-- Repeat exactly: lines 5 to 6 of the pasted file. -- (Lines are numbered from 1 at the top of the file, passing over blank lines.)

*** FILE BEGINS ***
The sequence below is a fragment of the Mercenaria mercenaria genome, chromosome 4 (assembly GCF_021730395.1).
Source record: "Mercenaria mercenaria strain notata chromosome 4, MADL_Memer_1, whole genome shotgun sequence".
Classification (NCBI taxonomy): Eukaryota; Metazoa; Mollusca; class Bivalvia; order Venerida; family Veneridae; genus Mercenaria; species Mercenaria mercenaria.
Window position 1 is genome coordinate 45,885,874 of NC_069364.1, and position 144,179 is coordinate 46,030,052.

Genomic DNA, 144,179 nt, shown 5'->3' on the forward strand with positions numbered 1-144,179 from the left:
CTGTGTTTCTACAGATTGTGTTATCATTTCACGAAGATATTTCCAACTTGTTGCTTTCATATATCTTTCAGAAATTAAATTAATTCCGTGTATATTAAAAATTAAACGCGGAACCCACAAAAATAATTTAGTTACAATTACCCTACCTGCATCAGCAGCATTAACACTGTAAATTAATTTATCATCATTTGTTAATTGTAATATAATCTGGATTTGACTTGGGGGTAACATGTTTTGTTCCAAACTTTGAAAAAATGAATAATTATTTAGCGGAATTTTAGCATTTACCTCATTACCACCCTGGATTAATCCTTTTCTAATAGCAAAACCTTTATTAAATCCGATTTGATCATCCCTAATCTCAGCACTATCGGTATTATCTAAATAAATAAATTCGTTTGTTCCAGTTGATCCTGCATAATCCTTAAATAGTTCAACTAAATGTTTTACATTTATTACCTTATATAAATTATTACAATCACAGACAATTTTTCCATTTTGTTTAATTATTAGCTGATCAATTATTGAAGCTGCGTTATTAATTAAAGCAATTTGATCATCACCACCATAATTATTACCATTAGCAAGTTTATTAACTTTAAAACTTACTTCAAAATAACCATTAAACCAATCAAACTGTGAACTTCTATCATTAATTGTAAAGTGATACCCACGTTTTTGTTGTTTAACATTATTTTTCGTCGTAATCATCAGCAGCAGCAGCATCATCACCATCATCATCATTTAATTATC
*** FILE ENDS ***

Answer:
Genomic DNA, 144,179 nt, shown 5'->3' on the forward strand with positions numbered 1-144,179 from the left:
CTGTGTTTCTACAGATTGTGTTATCATTTCACGAAGATATTTCCAACTTGTTGCTTTCATATATCTTTCAGAAATTAAATTAATTCCGTGTATATTAAAAATTAAACGCGGAACCCACAAAAATAATTTAGTTACAATTACCCTACCTGCATCAGCAGCATTAACACTGTAAATTAATTTATCATCATTTGTTAATTGTAATATAATCTGGATTTGACTTGGGGGTAACATGTTTTGTTCCAAACTTTGAAAAAATGAATAATTATTTAGCGGAATTTTAGCATTTACCTCATTACCACCCTGGATTAATCCTTTTCTAATAGCAAAACCTTTATTAAATCCGATTTGATCATCCCTAATCTCAGCACTATCGGTATTATCTAAATAAATAAATTCGTTTGTTCCAGTTGATCCTGCATAATCCTTAAATAGTTCAACTAAATGTTTTACATTTATTACCTTATATAAATTATTACAATCACAGACAATTTTTCCATTTTGTTTAATTATTAGCTGATCAATTATTGAAGCTGCGTTATTAATTAAAGCAATTTGATCATCACCACCATAATTATTACCATTAGCAAGTTTATTAACTTTAAAACTTACTTCAAAATAACCATTAAACCAATCAAACTGTGAACTTCTATCATTAATTGTAAAGTGATACCCACGTTTTTGTTGTTTAACATTATTTTTCGTCGTAATCATCAGCAGCAGCAGCATCATCACCATCATCATCATTTAATTATC